In building the true Church, the Lord Jesus condescends to use many subordinate instruments.
The ministry of the Gospel, the circulation of the Scriptures, the friendly rebuke, the word spoken in season, the drawing influence of afflictions—all, all are means and methods by which His work is carried on. But Christ is the great superintending architect, ordering, guiding, directing all that is done. What the sun is to the whole solar system—that Christ is to all the members of the true Church. “Paul may plant, and Apollos water, but God gives the increase.” Ministers may preach, and writers may write, but the Lord Jesus Christ alone can build. And except He builds, the work stands still.
Great is the wisdom with which the Lord Jesus Christ builds His Church. All is done at the right time, and in the right way. Each stone in its turn is put in the right place. Sometimes He chooses great stones, and sometimes He chooses small stones. Sometimes the work moves fast, and sometimes it moves slowly. Man is frequently impatient, and thinks that nothing is happening. But man’s time is not God’s time. A thousand years in His sight are but as a single day. The great Builder makes no mistakes. He knows what He is doing. He sees the end from the beginning. He works by a perfect, unalterable and certain plan. The mightiest conceptions of architects, like Michaelangelo are mere insignificant child’s play, in comparison with Christ’s wise counsels respecting His Church.
Great is the condescension and mercy, which Christ exhibits in building His Church. He often chooses the most unlikely and roughest stones, and fits them into a most excellent work. He despises no one, and rejects none—on account of former sins and past transgressions. He delights to show mercy. He often takes the most thoughtless and ungodly, and transforms them into polished corners of His spiritual temple.
Great is the power which Christ displays in building His Church. He carries on his work in spite of opposition from the world, the flesh, and the devil. In storm, in chaos, through troublesome times—silently, quietly, without noise, without stir, without excitement—the building progresses. “I will work,” He declares, “and none shall hinder it.” Brethren, the children of this world take no interest in the building of this Church, they care nothing for the conversion of souls. What are broken spirits and penitent hearts to them? It is all foolishness in their eyes. But while the children of this world care nothing, there is joy in the presence of the angels of God. For the preserving of that Church, the laws of nature have oftentimes been suspended.
For the good of that Church, all the providential dealings of God in this world are ordered and arranged. For the elect’s sake, wars are brought to an end, and peace is given to a nation. Statesmen, rulers, emperors, kings, presidents, heads of governments, have their schemes and plans, and think them of vast importance.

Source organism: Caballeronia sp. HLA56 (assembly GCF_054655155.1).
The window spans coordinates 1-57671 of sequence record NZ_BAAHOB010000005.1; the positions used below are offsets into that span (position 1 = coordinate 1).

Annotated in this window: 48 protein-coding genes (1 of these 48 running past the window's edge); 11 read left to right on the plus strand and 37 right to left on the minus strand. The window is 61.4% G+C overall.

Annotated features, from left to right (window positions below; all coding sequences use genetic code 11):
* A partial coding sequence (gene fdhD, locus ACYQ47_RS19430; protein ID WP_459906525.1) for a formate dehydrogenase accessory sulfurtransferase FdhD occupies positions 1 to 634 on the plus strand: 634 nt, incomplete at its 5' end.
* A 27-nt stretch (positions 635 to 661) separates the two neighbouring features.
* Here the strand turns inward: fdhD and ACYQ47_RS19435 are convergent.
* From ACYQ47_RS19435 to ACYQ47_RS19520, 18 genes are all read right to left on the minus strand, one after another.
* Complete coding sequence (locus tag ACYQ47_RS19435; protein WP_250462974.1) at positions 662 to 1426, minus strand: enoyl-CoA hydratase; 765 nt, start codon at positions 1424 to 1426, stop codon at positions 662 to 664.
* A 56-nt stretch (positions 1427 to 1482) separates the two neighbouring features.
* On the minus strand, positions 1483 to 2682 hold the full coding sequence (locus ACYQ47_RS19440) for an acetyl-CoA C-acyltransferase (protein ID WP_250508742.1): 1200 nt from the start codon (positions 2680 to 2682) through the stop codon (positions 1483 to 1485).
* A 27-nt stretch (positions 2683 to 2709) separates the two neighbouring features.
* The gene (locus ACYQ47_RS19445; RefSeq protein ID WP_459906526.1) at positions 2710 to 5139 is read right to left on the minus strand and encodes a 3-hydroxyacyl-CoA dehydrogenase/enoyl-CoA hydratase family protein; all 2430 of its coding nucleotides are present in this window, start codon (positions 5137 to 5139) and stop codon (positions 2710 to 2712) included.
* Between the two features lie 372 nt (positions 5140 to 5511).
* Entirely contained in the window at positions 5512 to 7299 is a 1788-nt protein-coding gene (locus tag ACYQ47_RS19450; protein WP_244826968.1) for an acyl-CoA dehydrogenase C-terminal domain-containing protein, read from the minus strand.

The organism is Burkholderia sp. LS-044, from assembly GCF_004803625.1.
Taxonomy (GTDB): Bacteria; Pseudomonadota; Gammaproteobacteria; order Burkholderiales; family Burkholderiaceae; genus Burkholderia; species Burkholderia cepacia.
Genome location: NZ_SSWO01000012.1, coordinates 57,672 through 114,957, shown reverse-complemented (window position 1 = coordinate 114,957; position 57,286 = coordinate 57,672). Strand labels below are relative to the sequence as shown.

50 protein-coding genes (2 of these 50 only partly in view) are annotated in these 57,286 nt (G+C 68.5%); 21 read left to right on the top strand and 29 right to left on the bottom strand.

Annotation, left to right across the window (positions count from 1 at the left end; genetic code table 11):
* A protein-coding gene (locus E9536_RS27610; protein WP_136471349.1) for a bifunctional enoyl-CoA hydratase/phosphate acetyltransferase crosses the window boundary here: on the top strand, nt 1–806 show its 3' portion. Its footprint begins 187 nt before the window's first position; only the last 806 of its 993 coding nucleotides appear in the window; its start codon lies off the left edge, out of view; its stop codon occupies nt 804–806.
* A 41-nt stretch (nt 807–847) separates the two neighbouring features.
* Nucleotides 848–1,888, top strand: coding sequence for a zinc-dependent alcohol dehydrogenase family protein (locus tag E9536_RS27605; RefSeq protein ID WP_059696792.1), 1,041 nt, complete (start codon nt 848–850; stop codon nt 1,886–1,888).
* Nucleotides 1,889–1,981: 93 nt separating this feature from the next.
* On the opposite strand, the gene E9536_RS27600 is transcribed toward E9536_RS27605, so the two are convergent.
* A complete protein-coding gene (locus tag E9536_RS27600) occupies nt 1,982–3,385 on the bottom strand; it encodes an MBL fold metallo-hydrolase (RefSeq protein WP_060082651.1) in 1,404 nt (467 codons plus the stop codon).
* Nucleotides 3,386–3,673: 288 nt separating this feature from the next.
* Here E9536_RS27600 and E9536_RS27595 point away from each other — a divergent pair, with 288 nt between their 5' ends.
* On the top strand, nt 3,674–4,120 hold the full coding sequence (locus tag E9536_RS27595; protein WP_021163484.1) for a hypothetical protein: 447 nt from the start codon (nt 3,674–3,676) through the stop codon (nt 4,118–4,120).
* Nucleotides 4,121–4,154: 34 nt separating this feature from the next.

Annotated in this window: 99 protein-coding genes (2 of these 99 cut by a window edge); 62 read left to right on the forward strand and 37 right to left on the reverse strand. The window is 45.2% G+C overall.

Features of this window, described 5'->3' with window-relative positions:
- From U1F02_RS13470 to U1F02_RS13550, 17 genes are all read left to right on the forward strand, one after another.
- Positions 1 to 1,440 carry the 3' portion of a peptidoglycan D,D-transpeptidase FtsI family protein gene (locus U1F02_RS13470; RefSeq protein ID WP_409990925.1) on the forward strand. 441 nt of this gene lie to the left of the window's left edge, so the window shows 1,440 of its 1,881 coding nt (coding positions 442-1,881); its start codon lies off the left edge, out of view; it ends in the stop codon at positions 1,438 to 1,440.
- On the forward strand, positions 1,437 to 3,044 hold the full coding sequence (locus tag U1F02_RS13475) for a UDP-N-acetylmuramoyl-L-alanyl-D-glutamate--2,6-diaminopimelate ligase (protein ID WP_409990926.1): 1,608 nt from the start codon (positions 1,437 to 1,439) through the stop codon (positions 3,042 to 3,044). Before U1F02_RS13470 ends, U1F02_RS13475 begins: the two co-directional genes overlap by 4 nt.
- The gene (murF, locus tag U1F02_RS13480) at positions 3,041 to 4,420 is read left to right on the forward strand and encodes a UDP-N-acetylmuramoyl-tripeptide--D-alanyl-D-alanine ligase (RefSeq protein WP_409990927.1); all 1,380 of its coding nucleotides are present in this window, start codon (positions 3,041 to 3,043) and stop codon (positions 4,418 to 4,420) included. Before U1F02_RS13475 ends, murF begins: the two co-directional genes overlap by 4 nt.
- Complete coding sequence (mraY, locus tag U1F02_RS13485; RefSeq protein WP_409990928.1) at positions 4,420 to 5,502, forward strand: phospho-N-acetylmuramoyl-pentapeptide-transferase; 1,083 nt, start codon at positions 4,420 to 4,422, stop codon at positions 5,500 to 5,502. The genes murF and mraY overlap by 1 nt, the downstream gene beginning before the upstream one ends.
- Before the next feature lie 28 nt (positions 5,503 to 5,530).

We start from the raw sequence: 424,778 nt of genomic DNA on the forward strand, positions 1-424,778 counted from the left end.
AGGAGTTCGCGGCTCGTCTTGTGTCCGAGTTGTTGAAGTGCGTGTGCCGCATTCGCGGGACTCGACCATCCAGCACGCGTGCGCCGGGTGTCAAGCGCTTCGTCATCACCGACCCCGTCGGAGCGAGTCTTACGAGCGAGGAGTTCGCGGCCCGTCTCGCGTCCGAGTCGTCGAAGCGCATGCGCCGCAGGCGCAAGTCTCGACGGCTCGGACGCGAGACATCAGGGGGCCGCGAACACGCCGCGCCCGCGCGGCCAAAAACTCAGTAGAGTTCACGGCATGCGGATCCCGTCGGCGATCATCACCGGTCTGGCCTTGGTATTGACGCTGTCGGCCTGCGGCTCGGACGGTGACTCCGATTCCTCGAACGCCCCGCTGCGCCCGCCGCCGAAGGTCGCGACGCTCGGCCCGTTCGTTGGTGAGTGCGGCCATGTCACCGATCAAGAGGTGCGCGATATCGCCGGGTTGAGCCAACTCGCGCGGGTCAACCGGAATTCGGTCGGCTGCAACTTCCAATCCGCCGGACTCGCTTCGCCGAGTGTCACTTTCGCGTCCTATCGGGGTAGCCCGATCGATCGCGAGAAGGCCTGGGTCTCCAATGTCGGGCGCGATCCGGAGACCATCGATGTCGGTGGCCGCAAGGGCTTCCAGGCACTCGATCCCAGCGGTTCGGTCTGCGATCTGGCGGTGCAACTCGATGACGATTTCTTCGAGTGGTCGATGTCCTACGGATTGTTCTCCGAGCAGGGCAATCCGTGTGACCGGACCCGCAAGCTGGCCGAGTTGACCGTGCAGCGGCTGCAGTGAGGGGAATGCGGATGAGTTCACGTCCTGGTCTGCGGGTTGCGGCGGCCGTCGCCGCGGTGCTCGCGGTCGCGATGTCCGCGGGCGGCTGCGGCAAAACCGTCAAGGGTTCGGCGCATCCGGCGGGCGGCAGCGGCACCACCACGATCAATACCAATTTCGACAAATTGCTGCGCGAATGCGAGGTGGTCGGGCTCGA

But there is another work going on of infinitely greater significance, for which they are all but as the axes and saws in God’s hands. That work is the gathering in of living stones into the one true Church. How little are we told in God’s Word about unconverted men, compared with what we are told about believers! The history of Nimrod, the mighty hunter, is dismissed in a few words. The history of Abraham, the father of the faithful, occupies several chapters. Nothing in Scripture is so important as the concerns of the true Church. The world makes up little of God’s Word. The Church and its story make up much.
Forever let us thank God, my beloved brethren, that the building of the one true Church is laid on the shoulders of One who is mighty. Let us bless God that it does not rest upon man. Let us bless God that it does not depend on missionaries, ministers, or committees. Christ is the almighty Builder. He will carry on His work, though nations and visible Churches do not know their duty. Christ will never fail. That which He has undertaken He will certainly accomplish!
Meet the author and part of your Christian heritage: John Charles Ryle (10 May 1816 – 10 June 1900) was the first Anglican bishop of Liverpool. Ryle was born at Macclesfield, and was educated at Eton and at Christ Church, Oxford, where he was Craven Scholar in 1836. The son of a wealthy banker, he was destined for a career in politics before choosing a path of ordained ministry. While hearing Ephesians 2 read in church in 1838, he felt a spiritual awakening and was ordained by Bishop Sumner at Winchester in 1842. For 38 years he was a parish priest, first at Helmingham and later at Stradbrooke, in Suffolk. He became a leader of the evangelical party in the Church of England and was noted for his doctrinal essays and polemical writings.
Ryle was a strong supporter of the evangelical school and a critic of Ritualism. He was a writer, pastor and an evangelical preacher. Among his longer works are Christian Leaders of the Eighteenth Century (1869), Expository Thoughts on the Gospels (7 vols, 1856–69), Principles for Churchmen (1884). Ryle was described as having a commanding presence and vigorous in advocating his principles albeit with a warm disposition. He was also credited with having success in evangelizing the blue collar community. His second son, Herbert Edward Ryle also a clergyman, became Dean of Westminster.